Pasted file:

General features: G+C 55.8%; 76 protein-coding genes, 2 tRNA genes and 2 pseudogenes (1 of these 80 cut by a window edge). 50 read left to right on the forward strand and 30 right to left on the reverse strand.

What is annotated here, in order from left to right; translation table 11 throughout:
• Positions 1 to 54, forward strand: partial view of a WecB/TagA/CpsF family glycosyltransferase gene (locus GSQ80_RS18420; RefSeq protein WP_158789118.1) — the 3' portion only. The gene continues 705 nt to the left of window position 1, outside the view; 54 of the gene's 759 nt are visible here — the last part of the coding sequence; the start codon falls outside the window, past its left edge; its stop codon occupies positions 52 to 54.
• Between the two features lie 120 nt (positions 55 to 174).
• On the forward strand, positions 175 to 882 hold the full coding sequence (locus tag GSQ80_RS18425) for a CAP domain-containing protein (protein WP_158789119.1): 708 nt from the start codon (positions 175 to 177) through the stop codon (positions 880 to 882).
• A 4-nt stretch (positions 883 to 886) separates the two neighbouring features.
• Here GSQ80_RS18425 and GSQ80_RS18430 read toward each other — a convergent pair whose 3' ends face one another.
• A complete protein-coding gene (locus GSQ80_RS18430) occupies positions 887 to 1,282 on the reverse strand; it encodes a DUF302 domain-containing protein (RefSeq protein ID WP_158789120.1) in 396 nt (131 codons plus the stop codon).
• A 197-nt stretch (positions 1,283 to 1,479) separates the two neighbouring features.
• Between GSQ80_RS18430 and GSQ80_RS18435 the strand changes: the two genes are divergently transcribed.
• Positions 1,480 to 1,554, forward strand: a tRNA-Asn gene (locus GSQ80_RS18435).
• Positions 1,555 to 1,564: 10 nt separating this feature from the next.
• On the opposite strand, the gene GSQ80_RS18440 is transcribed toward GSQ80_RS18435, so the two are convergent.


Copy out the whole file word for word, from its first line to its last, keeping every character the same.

General features: G+C 55.8%; 76 protein-coding genes, 2 tRNA genes and 2 pseudogenes (1 of these 80 cut by a window edge). 50 read left to right on the forward strand and 30 right to left on the reverse strand.

What is annotated here, in order from left to right; translation table 11 throughout:
• Positions 1 to 54, forward strand: partial view of a WecB/TagA/CpsF family glycosyltransferase gene (locus GSQ80_RS18420; RefSeq protein WP_158789118.1) — the 3' portion only. The gene continues 705 nt to the left of window position 1, outside the view; 54 of the gene's 759 nt are visible here — the last part of the coding sequence; the start codon falls outside the window, past its left edge; its stop codon occupies positions 52 to 54.
• Between the two features lie 120 nt (positions 55 to 174).
• On the forward strand, positions 175 to 882 hold the full coding sequence (locus tag GSQ80_RS18425) for a CAP domain-containing protein (protein WP_158789119.1): 708 nt from the start codon (positions 175 to 177) through the stop codon (positions 880 to 882).
• A 4-nt stretch (positions 883 to 886) separates the two neighbouring features.
• Here GSQ80_RS18425 and GSQ80_RS18430 read toward each other — a convergent pair whose 3' ends face one another.
• A complete protein-coding gene (locus GSQ80_RS18430) occupies positions 887 to 1,282 on the reverse strand; it encodes a DUF302 domain-containing protein (RefSeq protein ID WP_158789120.1) in 396 nt (131 codons plus the stop codon).
• A 197-nt stretch (positions 1,283 to 1,479) separates the two neighbouring features.
• Between GSQ80_RS18430 and GSQ80_RS18435 the strand changes: the two genes are divergently transcribed.
• Positions 1,480 to 1,554, forward strand: a tRNA-Asn gene (locus GSQ80_RS18435).
• Positions 1,555 to 1,564: 10 nt separating this feature from the next.
• On the opposite strand, the gene GSQ80_RS18440 is transcribed toward GSQ80_RS18435, so the two are convergent.